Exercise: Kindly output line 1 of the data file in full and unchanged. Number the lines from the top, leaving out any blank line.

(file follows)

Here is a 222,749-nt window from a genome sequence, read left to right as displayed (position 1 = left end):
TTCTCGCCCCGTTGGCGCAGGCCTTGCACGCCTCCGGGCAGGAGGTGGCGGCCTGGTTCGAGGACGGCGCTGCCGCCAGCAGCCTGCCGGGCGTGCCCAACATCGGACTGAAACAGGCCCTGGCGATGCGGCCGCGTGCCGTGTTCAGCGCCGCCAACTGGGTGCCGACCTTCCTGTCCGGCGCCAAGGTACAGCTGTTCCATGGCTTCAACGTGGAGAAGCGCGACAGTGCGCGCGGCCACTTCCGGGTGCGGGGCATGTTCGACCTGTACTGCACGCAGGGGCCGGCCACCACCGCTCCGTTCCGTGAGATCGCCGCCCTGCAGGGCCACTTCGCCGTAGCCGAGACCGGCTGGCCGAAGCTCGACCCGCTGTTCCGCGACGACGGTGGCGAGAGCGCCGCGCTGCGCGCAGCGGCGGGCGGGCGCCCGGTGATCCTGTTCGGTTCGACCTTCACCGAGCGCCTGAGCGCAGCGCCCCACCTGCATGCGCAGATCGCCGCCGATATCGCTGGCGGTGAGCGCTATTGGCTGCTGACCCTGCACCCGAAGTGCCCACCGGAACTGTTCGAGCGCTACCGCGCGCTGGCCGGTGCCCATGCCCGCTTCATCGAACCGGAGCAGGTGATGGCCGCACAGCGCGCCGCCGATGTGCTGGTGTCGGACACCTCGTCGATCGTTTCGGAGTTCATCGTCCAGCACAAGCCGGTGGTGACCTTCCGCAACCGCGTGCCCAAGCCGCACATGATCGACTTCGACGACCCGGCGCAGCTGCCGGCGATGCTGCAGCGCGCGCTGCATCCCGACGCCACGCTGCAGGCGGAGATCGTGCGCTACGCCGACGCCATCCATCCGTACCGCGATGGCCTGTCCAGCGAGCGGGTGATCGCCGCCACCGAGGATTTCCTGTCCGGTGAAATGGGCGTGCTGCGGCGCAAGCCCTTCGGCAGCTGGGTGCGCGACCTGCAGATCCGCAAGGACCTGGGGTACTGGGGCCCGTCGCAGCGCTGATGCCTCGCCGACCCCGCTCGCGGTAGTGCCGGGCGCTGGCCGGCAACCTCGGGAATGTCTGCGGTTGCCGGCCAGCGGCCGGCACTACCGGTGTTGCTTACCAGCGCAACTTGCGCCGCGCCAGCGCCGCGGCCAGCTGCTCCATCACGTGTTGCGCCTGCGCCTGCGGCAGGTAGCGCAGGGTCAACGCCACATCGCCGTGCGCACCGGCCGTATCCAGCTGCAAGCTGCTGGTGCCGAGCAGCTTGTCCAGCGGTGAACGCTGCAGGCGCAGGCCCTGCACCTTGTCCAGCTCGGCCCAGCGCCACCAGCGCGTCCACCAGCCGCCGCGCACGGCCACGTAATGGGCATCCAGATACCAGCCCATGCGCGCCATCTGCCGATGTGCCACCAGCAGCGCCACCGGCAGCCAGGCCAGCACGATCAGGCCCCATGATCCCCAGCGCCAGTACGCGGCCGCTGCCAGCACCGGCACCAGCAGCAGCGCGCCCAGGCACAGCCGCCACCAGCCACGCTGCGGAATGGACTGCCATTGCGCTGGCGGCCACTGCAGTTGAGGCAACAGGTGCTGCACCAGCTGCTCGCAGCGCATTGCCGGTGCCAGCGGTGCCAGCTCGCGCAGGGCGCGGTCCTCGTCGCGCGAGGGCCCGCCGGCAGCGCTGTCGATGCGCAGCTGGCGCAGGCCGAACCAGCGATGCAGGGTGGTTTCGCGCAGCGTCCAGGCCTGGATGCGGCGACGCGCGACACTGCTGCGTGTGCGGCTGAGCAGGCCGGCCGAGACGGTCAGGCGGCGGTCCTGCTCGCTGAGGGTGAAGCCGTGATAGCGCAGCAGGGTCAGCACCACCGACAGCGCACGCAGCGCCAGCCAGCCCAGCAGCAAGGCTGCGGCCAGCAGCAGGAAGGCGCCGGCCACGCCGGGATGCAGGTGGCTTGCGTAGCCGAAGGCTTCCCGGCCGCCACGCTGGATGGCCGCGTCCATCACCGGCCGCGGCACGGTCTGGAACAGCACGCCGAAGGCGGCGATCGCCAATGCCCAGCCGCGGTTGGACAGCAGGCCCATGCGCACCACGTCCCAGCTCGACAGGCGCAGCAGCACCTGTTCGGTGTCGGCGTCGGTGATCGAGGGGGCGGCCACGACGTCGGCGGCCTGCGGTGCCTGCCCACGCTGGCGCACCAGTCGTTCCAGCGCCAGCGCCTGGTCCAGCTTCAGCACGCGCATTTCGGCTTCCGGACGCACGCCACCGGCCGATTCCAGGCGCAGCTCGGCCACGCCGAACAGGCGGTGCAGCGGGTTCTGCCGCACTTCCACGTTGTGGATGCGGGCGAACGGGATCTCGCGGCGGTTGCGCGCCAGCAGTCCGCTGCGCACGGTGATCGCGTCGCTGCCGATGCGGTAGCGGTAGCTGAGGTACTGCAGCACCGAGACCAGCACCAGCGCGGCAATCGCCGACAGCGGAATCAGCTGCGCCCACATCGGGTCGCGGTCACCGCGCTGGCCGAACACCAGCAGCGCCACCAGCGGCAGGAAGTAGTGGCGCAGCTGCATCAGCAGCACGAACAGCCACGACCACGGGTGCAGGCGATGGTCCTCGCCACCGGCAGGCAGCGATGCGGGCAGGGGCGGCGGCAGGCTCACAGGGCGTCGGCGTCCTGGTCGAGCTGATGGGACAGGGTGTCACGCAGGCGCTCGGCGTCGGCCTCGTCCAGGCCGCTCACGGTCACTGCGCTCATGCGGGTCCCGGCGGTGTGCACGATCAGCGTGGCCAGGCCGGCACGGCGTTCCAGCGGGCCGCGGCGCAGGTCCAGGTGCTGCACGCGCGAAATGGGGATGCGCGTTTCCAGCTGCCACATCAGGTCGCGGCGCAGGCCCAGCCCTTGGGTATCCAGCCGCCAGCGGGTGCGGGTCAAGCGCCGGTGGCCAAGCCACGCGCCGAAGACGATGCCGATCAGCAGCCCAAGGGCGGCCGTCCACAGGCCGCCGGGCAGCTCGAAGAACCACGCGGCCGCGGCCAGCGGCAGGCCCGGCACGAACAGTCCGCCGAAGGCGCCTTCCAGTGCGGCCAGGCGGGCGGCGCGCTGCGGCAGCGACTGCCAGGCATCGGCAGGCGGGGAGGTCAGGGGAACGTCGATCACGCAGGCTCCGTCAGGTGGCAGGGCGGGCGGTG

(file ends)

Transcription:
Here is a 222,749-nt window from a genome sequence, read left to right as displayed (position 1 = left end):